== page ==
Remembering the Sabbath

I confess that for most of my life, I have not paid much attention to the fourth of the Ten Commandments, to “Remember to observe the Sabbath day by keeping it holy” (Exodus 20:8). But earlier this year I read Keeping the Sabbath Wholly by Marva Dawn which challenged my thinking and, more importantly, my practice regarding the Sabbath.

As a ministry leader, Sunday morning has often been a “work” day. In addition, as a student through undergrad, seminary and now Ph.D. work, I would study and write whenever I could find the time, no matter what day of the week, rarely stopping to rest except between semesters. But again, earlier this year I felt the Holy Spirit nudging me to consider my practice (or non-practice) of Sabbath.

God instituted the Sabbath for our benefit. Yet in our culture we have forgotten how to truly rest, to set aside time for (as Dawn writes) “ceasing, resting, embracing, and feasting.” As a result of my reading and my soul conversations with God, I have grown in my commitment and practice of a day “set apart.”

As I am currently not in a ministry role that requires significant work on a Sunday, I have chosen to make that my Sabbath. Actually, I try to be ready to begin Sabbath around dinner time on Saturday, continuing through dinner on Sunday. By Sunday evening, my focus shifts back into gearing up for the week ahead in my work, the boys’ school, household maintenance, etc. For my pastor-husband, Sunday is definitely a work day so he uses his day off, Friday, as his day of rest. Separate days are not ideal but it is what works for our current situation.

The biggest changes in my Sabbath practice are:

  • First, I am actually aware of the idea of a Sabbath and I seek to make it a priority. Just this shift in awareness has made a big difference.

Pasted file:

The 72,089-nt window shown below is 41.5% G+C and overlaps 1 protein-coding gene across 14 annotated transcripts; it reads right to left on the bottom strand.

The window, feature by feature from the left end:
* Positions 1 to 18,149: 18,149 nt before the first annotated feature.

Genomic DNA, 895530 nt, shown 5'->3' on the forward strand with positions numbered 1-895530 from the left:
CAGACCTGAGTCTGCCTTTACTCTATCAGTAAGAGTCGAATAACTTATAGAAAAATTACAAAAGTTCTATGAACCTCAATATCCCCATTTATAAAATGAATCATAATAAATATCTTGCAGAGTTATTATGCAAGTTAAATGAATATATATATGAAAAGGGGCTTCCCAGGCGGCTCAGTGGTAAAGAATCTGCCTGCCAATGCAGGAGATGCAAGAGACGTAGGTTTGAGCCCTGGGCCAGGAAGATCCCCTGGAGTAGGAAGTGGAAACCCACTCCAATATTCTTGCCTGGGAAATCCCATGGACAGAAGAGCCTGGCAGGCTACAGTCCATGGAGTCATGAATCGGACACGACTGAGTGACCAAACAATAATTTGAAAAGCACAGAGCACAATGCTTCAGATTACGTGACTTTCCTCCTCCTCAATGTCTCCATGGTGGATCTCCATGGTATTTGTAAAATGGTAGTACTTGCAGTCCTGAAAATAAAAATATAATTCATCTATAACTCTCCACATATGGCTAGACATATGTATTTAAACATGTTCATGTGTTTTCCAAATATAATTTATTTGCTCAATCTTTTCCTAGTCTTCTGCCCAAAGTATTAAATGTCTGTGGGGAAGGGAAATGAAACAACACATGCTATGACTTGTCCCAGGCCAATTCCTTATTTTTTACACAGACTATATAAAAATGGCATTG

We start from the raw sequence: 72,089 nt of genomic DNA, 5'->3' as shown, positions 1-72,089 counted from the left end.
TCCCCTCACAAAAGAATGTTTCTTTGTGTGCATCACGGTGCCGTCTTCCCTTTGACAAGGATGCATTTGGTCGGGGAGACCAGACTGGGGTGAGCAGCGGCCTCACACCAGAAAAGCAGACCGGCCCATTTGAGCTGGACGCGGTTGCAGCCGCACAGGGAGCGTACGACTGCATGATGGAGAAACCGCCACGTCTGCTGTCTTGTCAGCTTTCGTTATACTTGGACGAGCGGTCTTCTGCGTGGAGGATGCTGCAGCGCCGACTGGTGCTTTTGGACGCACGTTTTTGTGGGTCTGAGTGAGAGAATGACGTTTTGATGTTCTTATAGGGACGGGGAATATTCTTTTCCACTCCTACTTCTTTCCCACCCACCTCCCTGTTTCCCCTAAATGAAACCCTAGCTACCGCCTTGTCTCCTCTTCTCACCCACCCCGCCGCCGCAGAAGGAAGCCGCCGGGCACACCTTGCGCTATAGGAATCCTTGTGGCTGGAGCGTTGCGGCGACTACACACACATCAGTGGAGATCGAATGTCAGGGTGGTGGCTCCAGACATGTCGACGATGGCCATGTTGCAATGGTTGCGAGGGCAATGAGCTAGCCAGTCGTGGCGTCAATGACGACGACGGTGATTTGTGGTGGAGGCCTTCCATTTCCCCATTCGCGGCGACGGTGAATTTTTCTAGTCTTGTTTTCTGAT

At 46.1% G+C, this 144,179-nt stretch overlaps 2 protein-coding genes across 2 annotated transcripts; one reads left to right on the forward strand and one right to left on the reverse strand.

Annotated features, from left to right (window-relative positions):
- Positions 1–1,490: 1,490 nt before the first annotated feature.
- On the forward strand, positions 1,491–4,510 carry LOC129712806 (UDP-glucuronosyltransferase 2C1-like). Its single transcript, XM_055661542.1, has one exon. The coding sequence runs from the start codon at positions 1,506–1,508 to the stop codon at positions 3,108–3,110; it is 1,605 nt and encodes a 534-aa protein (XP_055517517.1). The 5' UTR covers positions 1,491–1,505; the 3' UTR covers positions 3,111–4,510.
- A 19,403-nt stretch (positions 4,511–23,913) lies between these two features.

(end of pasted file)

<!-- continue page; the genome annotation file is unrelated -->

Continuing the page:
• Second, I look ahead to that day and try to get all household tasks done beforehand. I especially used to run to the grocery store for a few items in preparation for Sunday dinner, and I now try to do that and other shopping and housework by Saturday night.
  • Third, I don’t do any schoolwork, writing, research, teaching prep, or other work-related activities. At the same time, I find that giving myself a break from hands-on work allows ideas in my head to bloom so that I am bursting to put them on paper by the next day.
  • Fourth, I focus on restoring my physical energy. I usually take Sunday as a day of rest from more intense physical activity as I exercise most of the other days of the week. I also try to take a long nap or at least an extended rest time.
  • Fifth, I try to limit stimuli for that day, including phone conversations, media consumption, or large-group social interaction. My limits for a particular Sabbath really depend on what I feel I need that day. As an introvert, I am learning to pay better attention to my emotional energy and to adjust accordingly. Doing this allows me to be more present to the interactions I do participate in.
  • Sixth, I focus on spiritual renewal, including participation in worship and generally more meditation and journaling on this day.

I have found my new focus on Sabbath to be exceptionally freeing in two ways. One is that I work harder during the rest of the week. Knowing that I have a day of rest and no work coming up motivates me to work more diligently the other six days of the week. Two, I then also rest “harder” or more fully on my Sabbath. I allow myself to let go of outstanding work or other concerns, knowing that they will still be there the next day. And I am fully refreshed and ready to tackle them on Monday morning.

If you do not currently practice some sort of regular Sabbath, I strongly encourage you to consider how you might incorporate this very important command into your weekly rhythm.

How do you remember the Sabbath?


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